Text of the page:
Friday, August 18, 2017

School districts consider eclipse study, safety

Permanent eye damage can result from viewing
the sun with unprotected eyes or unsafe glasses.
School districts in, or even near, the path of totality of the Aug. 21 solar eclipse have made decisions
regarding how they are managing the science and safety of eclipse viewing with their students.

Although some Illinois school districts don’t open until after Aug. 21, many started classes last week.
Monday’s eclipse will be total in a swath of the southern tier of the state, including Carbondale near the center, Cahokia to the northwest, Harrisburg to the east, and Mounds to the south. Areas in and around Anna, Benton, Waterloo, Harrisburg, Marion, Herrin, Metropolis, and Vienna will experience totality.

Permanent eye damage can occur from looking at the sun with unprotected eyes. People’s interest in seeing the eclipse overcomes their instinct to look away from the sun. As reported in The Southern Illinoisan, the effect of the sun (even when partially covered) on human eyes is more powerful than the effect of focusing the sun through a magnifying glass to burn leaves.

Edwardsville SD 7 announced in July that it was cancelling classes for Aug. 21, based partly on dismissal times. Students would normally be released from school during the time of afternoon eclipse. School officials also feared they would not be able to prepare for safe observation, or to obtain safety glasses for all students. Edwardsville will experience 99.5 percent totality at 1:18 p.m.

The district’s announcement said “the solar eclipse presents a hazard to students if they cannot be kept indoors during the entire time of exposure of almost three hours. Since the District cannot safely dismiss all students at any time during the solar eclipse on August 21, the District 7 Board of Education approved an amendment to the 2017-18 school calendar to make August 21 a day of non-attendance…”

Granite City CUSD 9 followed suit, also with safety and dismissal concerns. In St. Claire County, Brooklyn USD 188 has a teacher institute day. In Carbondale, Unity Point SD 140, Carbondale ESD 95, and Carbondale Community High School District 165 will be closed.

School districts that won’t experience totality are taking advantage of the learning opportunity. Around Champaign, school districts began preparing last year for that area’s 90 to 95 percent totality. The Danville Public School Foundation purchased 7,000 pairs of safety glasses for student use. Elgin-based School District U-46 offered training for teachers and required permission from parents for eclipse-related events. The Elgin area will experience approximately 86 percent totality.

Wednesday, August 16, 2017

Alliance Legislative Report (100-39)


The Illinois House of Representatives convened in session today (Wednesday) but took no action on the amendatory veto of SB 1. Governor Bruce Rauner issued his amendatory veto earlier this month and the Senate voted to override the governor’s action Sunday (Aug. 13). When the House first scheduled Wednesday’s session, most observers assumed the intent was to attempt the veto override. But it became evident earlier in the week that such action was not going to be on the agenda for the single day session.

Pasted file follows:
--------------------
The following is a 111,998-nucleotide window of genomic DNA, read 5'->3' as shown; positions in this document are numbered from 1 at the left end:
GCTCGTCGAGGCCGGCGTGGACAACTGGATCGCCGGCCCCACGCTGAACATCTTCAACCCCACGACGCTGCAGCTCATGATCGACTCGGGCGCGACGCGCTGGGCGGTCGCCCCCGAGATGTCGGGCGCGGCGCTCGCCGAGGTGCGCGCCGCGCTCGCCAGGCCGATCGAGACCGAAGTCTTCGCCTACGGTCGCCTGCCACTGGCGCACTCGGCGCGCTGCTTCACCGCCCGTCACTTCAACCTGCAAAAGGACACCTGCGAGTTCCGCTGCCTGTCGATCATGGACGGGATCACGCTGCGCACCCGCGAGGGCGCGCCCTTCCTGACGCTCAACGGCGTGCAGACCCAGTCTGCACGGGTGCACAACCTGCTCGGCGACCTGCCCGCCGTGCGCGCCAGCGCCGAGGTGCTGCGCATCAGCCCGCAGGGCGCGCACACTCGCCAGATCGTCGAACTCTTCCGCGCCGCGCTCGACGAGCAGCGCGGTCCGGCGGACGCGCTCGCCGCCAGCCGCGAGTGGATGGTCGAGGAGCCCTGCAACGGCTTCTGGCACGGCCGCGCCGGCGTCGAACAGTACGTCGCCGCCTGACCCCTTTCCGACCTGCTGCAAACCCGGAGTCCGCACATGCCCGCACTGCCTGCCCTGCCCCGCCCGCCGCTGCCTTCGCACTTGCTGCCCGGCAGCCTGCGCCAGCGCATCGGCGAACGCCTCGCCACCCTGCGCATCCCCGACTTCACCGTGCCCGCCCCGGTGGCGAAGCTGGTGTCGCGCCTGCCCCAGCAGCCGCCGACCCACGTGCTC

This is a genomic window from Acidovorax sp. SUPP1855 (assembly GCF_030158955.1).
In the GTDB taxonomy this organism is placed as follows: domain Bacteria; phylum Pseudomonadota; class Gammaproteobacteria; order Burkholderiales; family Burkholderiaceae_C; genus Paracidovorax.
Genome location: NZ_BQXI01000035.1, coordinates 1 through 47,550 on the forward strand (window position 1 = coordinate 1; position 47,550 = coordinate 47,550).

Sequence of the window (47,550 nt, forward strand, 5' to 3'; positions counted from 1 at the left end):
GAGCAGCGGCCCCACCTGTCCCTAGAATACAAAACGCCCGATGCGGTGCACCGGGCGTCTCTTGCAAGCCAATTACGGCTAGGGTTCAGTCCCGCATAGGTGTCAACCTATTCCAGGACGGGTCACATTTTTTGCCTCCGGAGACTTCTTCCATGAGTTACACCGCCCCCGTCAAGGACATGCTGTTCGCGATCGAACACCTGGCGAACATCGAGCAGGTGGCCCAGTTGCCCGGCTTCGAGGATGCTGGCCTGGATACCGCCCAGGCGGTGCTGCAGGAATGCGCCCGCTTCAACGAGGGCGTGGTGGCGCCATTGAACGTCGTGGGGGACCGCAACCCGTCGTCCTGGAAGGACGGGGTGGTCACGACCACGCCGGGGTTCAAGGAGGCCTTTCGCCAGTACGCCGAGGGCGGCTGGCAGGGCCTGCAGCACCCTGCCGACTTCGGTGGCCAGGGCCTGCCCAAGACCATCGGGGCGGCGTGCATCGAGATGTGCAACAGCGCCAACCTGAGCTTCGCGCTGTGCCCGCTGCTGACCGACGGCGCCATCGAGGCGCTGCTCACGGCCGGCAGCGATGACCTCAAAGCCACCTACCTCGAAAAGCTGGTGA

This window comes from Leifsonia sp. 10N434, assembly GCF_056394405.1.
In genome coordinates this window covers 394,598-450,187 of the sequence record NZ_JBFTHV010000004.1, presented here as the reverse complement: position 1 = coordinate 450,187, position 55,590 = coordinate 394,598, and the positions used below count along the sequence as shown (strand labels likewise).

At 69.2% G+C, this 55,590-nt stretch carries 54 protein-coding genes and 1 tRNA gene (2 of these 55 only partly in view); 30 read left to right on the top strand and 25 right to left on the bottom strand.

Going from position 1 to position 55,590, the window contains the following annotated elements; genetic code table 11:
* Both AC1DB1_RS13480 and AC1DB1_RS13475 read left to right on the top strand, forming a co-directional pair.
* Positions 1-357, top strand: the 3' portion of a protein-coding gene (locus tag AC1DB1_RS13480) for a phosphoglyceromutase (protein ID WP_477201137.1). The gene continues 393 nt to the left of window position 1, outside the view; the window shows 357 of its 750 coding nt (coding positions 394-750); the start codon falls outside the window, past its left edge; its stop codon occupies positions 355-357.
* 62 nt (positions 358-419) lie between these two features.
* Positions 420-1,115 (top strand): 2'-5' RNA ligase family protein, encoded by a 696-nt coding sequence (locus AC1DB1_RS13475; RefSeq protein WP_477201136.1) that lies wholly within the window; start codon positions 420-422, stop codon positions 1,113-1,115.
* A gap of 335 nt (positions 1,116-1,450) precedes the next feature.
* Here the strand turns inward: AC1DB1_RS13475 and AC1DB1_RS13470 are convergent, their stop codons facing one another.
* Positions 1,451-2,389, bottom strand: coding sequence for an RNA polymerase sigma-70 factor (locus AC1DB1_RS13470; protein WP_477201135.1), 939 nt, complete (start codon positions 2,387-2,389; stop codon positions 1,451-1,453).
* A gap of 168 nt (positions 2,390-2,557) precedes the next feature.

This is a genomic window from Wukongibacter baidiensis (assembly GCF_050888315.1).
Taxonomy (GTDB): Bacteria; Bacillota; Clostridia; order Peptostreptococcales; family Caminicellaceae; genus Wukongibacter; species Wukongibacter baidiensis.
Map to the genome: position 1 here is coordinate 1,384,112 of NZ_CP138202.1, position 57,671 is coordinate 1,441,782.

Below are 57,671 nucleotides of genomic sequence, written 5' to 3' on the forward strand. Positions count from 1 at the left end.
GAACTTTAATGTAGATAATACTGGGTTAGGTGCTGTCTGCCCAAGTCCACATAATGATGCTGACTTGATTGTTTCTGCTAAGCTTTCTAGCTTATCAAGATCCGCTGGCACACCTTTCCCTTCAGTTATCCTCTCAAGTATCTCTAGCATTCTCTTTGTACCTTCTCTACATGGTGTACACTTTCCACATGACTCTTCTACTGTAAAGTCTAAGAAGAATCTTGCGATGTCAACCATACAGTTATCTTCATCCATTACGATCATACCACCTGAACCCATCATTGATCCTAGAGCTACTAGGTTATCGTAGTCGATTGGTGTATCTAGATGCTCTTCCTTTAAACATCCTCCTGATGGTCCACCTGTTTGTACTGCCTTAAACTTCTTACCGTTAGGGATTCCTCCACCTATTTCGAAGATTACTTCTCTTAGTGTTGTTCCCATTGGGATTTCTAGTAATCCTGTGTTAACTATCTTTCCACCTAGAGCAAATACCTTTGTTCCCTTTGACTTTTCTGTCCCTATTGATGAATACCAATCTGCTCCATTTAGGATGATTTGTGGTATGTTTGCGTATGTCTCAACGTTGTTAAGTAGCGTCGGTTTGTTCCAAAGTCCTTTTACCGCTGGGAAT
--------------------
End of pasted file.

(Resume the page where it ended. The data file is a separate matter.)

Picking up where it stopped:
Instead, the House held a committee hearing on House Amendment #4 to SB 1947 which contains language that is identical to the governor’s amendatory veto revisions. The amendment was sponsored by House Democrats, all of whom oppose the governor’s proposals. Republicans cried foul saying that this amendment was not a serious attempt at addressing the school funding impasse, but was political in nature.

Several school superintendents were on hand to testify before the appropriations committee. The often emotional hearing contained heated exchanges between witnesses and legislators. The passionate debate continued onto the House floor when SB 1947 was considered. The amendment was defeated with zero “yes” votes, 60 “no” votes, 33 “present” votes, and with 25 House members not voting.

Negotiations to reach compromise on an evidence-based school funding formula will continue, but instead of the bipartisan group of legislators who have been meeting, the legislative leaders will meet on Friday. The result could be a House override of the governor’s actions, thereby restoring SB 1 to the version that was originally approved by the House and Senate in May – then approving subsequent legislation (a “trailer bill”) that contains education provisions favored by Republicans. One component could be a statewide private school voucher program that the governor has recently pushed. House members must take action on the amendatory veto of SB 1 within 15 days of when it was officially read into the record in the House. It was read into the record on Monday, Aug. 14.